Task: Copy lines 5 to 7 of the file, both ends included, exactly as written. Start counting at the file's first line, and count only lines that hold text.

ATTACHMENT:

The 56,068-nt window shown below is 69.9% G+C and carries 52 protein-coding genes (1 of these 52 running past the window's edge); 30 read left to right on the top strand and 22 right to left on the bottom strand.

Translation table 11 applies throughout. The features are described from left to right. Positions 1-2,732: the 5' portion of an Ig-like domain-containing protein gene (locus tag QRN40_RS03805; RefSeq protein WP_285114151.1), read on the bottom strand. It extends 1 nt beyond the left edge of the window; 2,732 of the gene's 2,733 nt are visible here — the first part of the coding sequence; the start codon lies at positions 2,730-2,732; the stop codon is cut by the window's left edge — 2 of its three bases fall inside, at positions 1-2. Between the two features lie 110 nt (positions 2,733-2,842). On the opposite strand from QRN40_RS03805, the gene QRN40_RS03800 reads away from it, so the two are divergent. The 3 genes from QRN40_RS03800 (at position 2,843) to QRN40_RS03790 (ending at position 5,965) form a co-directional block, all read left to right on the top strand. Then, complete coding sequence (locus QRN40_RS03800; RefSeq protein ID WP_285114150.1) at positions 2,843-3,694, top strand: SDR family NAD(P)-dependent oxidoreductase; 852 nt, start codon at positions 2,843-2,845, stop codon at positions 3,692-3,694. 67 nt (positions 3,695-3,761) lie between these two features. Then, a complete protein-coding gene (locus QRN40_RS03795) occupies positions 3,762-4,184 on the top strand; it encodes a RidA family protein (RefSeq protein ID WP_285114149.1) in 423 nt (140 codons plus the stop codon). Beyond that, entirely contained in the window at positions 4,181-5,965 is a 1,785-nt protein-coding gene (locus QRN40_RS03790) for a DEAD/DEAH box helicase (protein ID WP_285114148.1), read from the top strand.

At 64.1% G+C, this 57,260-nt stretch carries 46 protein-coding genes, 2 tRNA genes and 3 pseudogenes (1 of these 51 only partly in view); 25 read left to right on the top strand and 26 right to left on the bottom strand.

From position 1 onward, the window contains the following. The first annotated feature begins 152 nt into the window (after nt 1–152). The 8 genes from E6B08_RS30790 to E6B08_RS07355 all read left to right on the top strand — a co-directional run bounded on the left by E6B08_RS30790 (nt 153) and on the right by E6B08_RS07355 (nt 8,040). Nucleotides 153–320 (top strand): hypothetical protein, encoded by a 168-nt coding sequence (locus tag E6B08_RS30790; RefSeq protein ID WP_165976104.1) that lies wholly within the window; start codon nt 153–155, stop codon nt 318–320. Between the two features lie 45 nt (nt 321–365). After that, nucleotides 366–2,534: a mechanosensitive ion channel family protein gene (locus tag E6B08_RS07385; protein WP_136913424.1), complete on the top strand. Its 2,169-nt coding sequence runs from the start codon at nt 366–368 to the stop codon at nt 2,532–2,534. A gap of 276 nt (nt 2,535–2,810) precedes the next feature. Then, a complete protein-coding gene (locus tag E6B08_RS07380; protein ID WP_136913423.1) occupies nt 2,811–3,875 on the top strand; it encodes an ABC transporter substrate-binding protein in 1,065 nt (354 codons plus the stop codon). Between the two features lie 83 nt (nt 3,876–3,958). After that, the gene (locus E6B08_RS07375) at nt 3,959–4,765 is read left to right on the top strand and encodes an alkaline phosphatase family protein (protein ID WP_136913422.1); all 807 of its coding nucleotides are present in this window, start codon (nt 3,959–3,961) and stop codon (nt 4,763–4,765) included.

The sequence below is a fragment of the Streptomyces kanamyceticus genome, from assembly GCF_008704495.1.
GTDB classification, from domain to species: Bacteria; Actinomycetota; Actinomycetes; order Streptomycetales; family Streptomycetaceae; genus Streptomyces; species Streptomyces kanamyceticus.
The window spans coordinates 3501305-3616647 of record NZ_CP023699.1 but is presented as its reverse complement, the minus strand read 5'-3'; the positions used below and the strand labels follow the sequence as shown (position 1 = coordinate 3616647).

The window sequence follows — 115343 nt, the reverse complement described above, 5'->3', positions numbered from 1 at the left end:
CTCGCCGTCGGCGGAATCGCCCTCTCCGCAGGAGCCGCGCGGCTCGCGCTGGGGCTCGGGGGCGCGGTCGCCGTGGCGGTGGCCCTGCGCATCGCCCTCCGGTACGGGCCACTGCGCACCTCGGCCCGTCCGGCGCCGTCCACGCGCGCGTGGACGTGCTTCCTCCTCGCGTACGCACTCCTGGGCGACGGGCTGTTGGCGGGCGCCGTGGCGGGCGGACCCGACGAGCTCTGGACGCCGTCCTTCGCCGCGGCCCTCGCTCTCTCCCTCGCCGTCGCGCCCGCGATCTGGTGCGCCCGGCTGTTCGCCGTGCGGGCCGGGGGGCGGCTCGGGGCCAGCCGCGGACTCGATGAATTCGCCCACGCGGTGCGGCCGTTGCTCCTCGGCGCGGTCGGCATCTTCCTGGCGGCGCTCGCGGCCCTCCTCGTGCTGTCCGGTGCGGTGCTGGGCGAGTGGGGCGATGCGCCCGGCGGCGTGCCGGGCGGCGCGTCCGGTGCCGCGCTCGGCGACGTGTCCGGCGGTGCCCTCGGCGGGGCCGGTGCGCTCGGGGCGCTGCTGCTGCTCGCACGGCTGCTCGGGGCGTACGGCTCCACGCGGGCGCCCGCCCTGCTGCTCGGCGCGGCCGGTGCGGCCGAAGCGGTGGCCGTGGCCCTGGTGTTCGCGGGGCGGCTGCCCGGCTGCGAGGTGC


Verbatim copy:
The sequence below is a fragment of the Streptomyces kanamyceticus genome, from assembly GCF_008704495.1.
GTDB classification, from domain to species: Bacteria; Actinomycetota; Actinomycetes; order Streptomycetales; family Streptomycetaceae; genus Streptomyces; species Streptomyces kanamyceticus.
The window spans coordinates 3501305-3616647 of record NZ_CP023699.1 but is presented as its reverse complement, the minus strand read 5'-3'; the positions used below and the strand labels follow the sequence as shown (position 1 = coordinate 3616647).